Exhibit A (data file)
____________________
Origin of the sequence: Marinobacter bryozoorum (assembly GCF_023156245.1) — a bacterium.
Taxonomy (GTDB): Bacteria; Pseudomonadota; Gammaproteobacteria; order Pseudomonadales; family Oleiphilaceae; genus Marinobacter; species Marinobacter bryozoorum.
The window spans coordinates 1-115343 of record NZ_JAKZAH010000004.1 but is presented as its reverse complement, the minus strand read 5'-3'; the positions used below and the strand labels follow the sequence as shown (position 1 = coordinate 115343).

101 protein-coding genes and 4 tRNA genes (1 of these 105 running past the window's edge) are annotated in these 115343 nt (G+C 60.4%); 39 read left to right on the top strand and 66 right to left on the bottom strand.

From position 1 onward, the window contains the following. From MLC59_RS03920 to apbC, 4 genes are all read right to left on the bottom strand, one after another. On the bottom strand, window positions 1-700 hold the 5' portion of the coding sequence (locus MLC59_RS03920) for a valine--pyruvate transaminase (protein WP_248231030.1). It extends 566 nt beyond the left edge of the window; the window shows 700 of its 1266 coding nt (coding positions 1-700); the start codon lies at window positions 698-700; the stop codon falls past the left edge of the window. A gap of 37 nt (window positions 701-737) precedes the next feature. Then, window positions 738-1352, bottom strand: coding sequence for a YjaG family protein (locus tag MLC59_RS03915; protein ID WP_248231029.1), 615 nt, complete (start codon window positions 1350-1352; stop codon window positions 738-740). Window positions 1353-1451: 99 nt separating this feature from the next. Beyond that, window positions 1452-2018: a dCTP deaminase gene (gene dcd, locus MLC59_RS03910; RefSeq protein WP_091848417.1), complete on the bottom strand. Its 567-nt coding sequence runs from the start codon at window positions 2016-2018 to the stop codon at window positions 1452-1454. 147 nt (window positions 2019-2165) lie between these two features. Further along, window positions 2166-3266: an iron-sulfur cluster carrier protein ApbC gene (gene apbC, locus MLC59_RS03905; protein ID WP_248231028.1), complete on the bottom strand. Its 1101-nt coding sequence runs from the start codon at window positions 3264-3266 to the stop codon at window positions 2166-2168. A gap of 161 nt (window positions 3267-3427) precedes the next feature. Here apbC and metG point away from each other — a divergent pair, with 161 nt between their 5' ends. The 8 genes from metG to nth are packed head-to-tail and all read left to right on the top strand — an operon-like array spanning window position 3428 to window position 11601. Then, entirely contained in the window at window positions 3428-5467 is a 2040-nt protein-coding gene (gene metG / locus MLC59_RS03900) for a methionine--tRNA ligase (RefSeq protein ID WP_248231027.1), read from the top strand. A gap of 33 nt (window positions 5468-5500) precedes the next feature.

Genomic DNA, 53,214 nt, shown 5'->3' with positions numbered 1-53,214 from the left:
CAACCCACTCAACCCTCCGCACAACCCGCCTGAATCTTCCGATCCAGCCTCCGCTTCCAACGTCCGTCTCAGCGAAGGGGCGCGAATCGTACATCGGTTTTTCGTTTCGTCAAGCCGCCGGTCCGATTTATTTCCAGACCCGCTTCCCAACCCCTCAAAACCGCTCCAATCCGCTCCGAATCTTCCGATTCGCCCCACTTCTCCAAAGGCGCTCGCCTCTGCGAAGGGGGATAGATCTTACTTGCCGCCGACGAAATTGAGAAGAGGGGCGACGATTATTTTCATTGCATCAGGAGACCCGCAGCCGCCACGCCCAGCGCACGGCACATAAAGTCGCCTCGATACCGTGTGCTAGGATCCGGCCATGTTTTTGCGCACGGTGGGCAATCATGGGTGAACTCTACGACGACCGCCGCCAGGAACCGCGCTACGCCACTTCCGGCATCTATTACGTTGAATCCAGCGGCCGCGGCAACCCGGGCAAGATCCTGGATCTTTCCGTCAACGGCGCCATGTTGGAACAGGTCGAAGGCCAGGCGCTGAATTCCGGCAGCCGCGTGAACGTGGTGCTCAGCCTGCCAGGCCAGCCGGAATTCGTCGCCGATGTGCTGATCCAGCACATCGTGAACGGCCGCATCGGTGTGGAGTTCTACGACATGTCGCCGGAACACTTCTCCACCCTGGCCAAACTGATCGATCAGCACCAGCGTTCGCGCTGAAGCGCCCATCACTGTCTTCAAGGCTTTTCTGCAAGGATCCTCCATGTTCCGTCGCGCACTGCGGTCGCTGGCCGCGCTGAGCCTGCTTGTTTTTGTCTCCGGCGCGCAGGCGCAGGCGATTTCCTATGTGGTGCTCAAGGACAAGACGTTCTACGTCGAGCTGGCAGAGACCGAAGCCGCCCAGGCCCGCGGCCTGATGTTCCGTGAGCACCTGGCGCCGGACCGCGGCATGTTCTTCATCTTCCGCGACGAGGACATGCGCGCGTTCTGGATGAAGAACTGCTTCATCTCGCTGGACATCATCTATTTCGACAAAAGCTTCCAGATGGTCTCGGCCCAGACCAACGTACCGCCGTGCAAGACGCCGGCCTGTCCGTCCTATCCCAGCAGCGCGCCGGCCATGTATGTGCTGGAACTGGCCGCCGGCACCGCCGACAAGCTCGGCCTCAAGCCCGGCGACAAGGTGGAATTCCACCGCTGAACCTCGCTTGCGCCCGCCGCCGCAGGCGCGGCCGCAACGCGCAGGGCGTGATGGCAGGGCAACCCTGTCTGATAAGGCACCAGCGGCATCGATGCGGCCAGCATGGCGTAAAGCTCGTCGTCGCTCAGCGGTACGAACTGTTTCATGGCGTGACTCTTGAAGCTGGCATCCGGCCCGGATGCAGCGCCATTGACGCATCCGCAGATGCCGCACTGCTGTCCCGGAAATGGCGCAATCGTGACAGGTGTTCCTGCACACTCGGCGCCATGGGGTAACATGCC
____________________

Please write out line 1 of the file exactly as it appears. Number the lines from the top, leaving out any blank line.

Origin of the sequence: Marinobacter bryozoorum (assembly GCF_023156245.1) — a bacterium.